This is qualitative research study with conventional content analysis approach.

2.1. Settings and Participants

This study was conducted in Iran in 2015. Fourteen individuals including healthcare policymakers, faculty members, nurses, and physicians engaged in the delivery of home care services as well as patients who were receiving home care and their families participated in the study. Participants were selected through purposive sampling. The criteria for participation were to have experience and engagement in the delivery or management of home care for at least one year.

2.2. Data Collection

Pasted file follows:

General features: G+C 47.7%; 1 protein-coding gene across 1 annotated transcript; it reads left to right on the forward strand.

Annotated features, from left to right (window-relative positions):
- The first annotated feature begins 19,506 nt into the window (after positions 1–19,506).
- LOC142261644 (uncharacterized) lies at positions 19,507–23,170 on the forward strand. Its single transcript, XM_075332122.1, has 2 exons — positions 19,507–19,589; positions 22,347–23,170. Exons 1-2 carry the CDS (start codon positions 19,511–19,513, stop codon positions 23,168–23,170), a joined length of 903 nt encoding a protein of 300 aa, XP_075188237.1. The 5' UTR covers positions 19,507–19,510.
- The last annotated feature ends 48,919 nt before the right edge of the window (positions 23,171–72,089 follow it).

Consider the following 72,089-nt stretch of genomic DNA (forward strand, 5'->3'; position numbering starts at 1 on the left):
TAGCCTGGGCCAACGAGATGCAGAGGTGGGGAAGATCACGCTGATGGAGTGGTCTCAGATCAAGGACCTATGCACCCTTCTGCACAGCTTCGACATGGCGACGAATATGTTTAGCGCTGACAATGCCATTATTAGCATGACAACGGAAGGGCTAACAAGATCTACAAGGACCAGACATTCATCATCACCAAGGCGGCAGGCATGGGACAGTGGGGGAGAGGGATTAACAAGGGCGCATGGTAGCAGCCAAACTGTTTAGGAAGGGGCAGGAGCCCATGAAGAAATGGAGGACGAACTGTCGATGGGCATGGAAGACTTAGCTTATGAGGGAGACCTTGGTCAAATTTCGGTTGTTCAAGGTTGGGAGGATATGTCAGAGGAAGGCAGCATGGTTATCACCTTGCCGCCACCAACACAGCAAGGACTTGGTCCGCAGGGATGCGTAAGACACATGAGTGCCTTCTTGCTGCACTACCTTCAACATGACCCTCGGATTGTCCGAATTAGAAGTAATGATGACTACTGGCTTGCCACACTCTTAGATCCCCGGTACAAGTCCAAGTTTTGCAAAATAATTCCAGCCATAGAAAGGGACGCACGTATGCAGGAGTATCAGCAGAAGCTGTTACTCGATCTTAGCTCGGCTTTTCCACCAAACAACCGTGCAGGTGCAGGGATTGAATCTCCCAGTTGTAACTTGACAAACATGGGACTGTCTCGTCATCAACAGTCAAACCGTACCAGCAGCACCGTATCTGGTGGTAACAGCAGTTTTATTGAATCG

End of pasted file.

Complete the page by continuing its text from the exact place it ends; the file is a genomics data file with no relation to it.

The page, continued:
Data were collected by semistructured face-to-face and focus group interviews with the participants [17]. Before each interview, the researcher contacted the participants to set a convenient time, date, and the place for the interviews. To enrich the findings, two face-to-face interviews were held with three of the participants and, in total, 17 interviews were conducted. Moreover, in addition to the individual interviews, one focus group interview was also held to further enrich the findings. Ten people participated in the focus group, six people were from the group who participated in the individual interviews, and four people were new cases. The participants in the study were asked several questions regarding home care in Iran such as how is home care in Iran? What are the barriers of home care in Iran? Moreover, pointed questions, such as please explain more and can you bring an example, were asked to complete the findings. Interviews lasted for 35–45 minutes and the length of the focus group meeting was 40 minutes. The sampling was continued until reaching data saturation and obtaining no new data from the interviews [18]. All of the interviews were recorded by digital device. Collection and analysis of data were done simultaneously.